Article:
Draft of paper given at ELO 2019 in Cork. This is a work in progress; attribute appropriately.
Title: E-locutio: Stitching Styles and Pulling Threads in Electronic Literature
Author: Helen J Burgess
Affiliation: NC State University
Abstract: This paper explores some common stylistic elements that appear among writing, programming, and embroidery. Stylistic activities seek to optimize limited resources (fiber, memory, or speech), create patterns of expression (knots, loops, repetitions), and build networks and relations between ideas (“threads”).
Classical rhetoricians have long known “style” as an integral component of Cicero’s five canons, where it refers to the application of language patterns to achieve specific persuasive purposes: for example, the use of the chiasmus or “cross” as a tool that forces the reader to reflect on relationships between and reversals of concepts. Style, or elocutio, is the portion of the rhetorical canon concerned with the how of language. Just as we consider aesthetics as a crucial part of a visual poem, so too elocutio considers the persuasive exercise of aesthetics in writing and speech: the structure of the sentence; the choice of words; their ordering and relationships. Paratactic language works in short clusters, stringing together ideas and asking the reader to consider them in parallel: each working in tandem with the previous one to show relationships that are equal, or opposite, piling on words like Benjamin’s angel of history. Hypotactic language, on the other hand, organizes clauses so that some are subordinate to others, constructing complex arguments that reveal the depth and inequity of things, their relative meaning dependent on their place in the sentence. The rich vocabulary of style gives us tools with which to construct suasive worlds: from a to z, from anaphora, the repetition of words at the beginning of successive clauses, to zeugma, wordplay that combines two meanings.
Style asks us to make choices, asks us to consider carefully every word, every clause. It asks us what each does in the sentence, why it is there and not elsewhere: sometimes for efficiency’s sake, and sometimes to express overflow, but always with care for consequences. The application of technique/techne/craft to the expressive media we work in is evident, whether the medium is page, memory core, or cloth. Style is in play not only in literary expression, in prose and poetry, but also in programming languages (what we call “programming styles”), in the choices we make in visual and moving media, and in the care we take in stitching those choices together to create meaning. In CE880 Kashmiri poet and mathematician Rudrata wrote in the Sanskrit Poetic Figures of Speech of the concept of auchitya, or propriety: the appropriate fit of figurative language to task. Leela Prasad notes that this concept is mirrored by Aristotle and Cicero’s Western poetics in the concept of decorum: the deployment of style in the most fitting manner in order to achieve ethical persuasive effect. Although we are more accustomed to viewing the building of a work of electronic literature as a deployment of “poetics,” reframing such activity as the application of style enables us to more fully see the suasive material dimensions of work in different media: asking not “what does this thing say” but “what does this thing do to us.”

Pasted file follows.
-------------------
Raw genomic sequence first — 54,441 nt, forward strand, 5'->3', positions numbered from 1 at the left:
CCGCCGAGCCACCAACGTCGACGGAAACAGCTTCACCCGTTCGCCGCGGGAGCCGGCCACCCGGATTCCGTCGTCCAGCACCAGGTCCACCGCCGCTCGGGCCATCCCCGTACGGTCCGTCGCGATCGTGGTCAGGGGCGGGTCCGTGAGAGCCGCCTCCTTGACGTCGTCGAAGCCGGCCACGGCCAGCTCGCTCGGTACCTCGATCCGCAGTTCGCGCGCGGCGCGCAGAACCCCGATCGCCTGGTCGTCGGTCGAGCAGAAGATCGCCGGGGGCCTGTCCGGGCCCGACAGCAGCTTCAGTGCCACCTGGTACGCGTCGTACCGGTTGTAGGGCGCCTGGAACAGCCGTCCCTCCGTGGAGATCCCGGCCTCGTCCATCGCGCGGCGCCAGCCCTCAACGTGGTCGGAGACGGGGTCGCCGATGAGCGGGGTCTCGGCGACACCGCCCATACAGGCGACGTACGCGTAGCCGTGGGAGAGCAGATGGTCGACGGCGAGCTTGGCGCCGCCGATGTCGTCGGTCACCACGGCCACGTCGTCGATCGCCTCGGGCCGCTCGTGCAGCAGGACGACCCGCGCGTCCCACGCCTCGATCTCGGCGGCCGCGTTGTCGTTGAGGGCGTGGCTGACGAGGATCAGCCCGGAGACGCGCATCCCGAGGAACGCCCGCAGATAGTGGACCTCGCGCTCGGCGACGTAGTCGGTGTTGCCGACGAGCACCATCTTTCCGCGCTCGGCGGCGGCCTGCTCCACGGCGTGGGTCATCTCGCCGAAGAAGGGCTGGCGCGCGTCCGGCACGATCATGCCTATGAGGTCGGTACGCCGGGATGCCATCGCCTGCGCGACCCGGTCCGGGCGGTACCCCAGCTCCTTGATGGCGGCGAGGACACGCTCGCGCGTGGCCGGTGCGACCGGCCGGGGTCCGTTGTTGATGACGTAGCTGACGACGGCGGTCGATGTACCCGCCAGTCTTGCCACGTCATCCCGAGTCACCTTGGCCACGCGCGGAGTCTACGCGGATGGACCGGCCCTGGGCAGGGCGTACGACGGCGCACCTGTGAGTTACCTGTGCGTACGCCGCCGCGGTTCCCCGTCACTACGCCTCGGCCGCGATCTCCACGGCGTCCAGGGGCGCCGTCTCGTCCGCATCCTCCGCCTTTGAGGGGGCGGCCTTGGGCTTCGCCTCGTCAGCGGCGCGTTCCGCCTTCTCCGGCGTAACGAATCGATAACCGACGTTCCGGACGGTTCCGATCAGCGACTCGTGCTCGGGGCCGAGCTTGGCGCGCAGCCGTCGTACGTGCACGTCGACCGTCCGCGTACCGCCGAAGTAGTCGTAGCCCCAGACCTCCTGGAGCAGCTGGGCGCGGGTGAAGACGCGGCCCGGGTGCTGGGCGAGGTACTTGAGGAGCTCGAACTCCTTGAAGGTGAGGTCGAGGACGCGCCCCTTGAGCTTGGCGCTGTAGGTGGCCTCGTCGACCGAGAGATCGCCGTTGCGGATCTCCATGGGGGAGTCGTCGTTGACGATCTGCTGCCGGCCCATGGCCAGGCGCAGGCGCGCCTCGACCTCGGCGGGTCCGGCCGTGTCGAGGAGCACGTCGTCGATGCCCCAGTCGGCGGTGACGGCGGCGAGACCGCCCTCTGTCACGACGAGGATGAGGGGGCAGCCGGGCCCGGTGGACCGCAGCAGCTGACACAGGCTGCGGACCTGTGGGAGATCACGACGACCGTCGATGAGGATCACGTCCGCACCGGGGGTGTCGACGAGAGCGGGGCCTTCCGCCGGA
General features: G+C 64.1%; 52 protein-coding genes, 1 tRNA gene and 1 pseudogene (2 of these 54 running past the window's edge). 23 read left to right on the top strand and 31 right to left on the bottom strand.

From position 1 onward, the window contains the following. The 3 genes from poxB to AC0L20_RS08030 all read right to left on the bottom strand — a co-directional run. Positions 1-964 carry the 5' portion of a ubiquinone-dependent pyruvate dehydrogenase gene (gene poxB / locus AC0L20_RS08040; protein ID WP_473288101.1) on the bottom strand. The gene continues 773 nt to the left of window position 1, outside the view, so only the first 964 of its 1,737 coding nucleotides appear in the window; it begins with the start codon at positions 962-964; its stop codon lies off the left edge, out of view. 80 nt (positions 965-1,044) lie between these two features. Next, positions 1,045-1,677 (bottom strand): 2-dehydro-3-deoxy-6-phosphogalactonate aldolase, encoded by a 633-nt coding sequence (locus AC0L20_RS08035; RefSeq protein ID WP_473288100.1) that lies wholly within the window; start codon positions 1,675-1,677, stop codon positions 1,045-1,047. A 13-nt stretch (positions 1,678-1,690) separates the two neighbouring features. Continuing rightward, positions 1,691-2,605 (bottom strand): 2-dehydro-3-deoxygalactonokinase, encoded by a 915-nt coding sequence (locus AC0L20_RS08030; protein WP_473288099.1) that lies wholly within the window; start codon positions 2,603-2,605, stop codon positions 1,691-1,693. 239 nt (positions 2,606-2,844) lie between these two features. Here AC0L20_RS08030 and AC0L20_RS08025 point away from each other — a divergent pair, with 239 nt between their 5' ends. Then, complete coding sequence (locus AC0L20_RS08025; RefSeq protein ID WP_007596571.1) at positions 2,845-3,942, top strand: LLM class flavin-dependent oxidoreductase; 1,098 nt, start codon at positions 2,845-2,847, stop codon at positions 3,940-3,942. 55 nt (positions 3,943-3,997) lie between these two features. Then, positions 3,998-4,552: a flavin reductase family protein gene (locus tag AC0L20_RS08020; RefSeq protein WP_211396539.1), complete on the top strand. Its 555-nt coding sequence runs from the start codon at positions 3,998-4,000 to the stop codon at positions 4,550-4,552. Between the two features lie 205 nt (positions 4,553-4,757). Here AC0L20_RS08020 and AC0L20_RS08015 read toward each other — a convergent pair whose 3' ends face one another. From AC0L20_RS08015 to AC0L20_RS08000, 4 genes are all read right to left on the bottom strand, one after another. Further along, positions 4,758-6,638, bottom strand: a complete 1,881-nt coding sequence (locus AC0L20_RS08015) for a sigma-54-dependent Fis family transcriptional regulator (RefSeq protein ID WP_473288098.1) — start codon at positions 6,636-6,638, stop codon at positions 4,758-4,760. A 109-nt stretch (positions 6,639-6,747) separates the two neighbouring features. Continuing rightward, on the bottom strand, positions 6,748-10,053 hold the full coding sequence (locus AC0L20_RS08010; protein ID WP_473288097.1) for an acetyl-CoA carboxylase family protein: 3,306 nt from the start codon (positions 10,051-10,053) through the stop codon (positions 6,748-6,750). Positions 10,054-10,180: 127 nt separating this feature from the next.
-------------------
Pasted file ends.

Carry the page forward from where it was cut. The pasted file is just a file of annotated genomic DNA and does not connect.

Thinking of style in terms of choice and care also asks us to think about what is available to work with, what we have available to deploy. We’re used to literary constraints as artificial: twitter character limits for example, or the formal limits imposed by Oulipo. But when working in physical instantiations of electronic literature, such as those that feature embedded electronics, we are forced to think of other constraints: of space, materials, processor speed and memory capacity. When I’m working on my laptop, for example, text storage seems infinite. But when I’m only working with 32k of flash memory in an Arduino processor, suddenly text is a huge deal. Each character takes up space, and we soon come to realize the inefficiencies inherent in language. Without stylistic optimization, for example the definition of a function that can be repeated multiple times – a kind of anaphoric workaround – it’s flabby, imprecise. And that non-optimization of language means I can literally fit less of it on the processor.